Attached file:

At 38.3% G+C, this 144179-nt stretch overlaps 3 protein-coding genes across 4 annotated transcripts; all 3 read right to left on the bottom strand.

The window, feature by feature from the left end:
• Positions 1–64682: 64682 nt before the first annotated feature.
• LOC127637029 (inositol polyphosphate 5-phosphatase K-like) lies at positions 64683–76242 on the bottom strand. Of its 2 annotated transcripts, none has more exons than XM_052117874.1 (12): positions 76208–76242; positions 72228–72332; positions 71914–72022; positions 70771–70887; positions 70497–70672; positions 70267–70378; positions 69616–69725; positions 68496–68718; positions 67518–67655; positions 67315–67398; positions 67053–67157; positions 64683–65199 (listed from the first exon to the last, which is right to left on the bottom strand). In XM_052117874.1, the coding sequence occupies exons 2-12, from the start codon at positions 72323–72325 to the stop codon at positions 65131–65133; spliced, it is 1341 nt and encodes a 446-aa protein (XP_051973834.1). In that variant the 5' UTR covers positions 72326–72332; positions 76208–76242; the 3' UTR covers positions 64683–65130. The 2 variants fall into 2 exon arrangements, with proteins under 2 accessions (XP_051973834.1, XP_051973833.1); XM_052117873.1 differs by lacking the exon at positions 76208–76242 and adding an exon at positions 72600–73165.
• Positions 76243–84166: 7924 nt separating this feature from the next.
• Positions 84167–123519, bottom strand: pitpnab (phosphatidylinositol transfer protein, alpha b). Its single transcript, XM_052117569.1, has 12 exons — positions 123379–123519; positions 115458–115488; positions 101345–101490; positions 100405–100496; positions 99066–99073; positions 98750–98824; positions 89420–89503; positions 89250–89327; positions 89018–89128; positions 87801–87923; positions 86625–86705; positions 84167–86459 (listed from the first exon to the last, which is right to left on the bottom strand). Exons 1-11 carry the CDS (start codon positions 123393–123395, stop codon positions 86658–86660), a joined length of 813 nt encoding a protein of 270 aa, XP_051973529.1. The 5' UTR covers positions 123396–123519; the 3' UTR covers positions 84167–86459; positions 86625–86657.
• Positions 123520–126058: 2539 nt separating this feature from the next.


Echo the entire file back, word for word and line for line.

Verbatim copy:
At 38.3% G+C, this 144179-nt stretch overlaps 3 protein-coding genes across 4 annotated transcripts; all 3 read right to left on the bottom strand.

The window, feature by feature from the left end:
• Positions 1–64682: 64682 nt before the first annotated feature.
• LOC127637029 (inositol polyphosphate 5-phosphatase K-like) lies at positions 64683–76242 on the bottom strand. Of its 2 annotated transcripts, none has more exons than XM_052117874.1 (12): positions 76208–76242; positions 72228–72332; positions 71914–72022; positions 70771–70887; positions 70497–70672; positions 70267–70378; positions 69616–69725; positions 68496–68718; positions 67518–67655; positions 67315–67398; positions 67053–67157; positions 64683–65199 (listed from the first exon to the last, which is right to left on the bottom strand). In XM_052117874.1, the coding sequence occupies exons 2-12, from the start codon at positions 72323–72325 to the stop codon at positions 65131–65133; spliced, it is 1341 nt and encodes a 446-aa protein (XP_051973834.1). In that variant the 5' UTR covers positions 72326–72332; positions 76208–76242; the 3' UTR covers positions 64683–65130. The 2 variants fall into 2 exon arrangements, with proteins under 2 accessions (XP_051973834.1, XP_051973833.1); XM_052117873.1 differs by lacking the exon at positions 76208–76242 and adding an exon at positions 72600–73165.
• Positions 76243–84166: 7924 nt separating this feature from the next.
• Positions 84167–123519, bottom strand: pitpnab (phosphatidylinositol transfer protein, alpha b). Its single transcript, XM_052117569.1, has 12 exons — positions 123379–123519; positions 115458–115488; positions 101345–101490; positions 100405–100496; positions 99066–99073; positions 98750–98824; positions 89420–89503; positions 89250–89327; positions 89018–89128; positions 87801–87923; positions 86625–86705; positions 84167–86459 (listed from the first exon to the last, which is right to left on the bottom strand). Exons 1-11 carry the CDS (start codon positions 123393–123395, stop codon positions 86658–86660), a joined length of 813 nt encoding a protein of 270 aa, XP_051973529.1. The 5' UTR covers positions 123396–123519; the 3' UTR covers positions 84167–86459; positions 86625–86657.
• Positions 123520–126058: 2539 nt separating this feature from the next.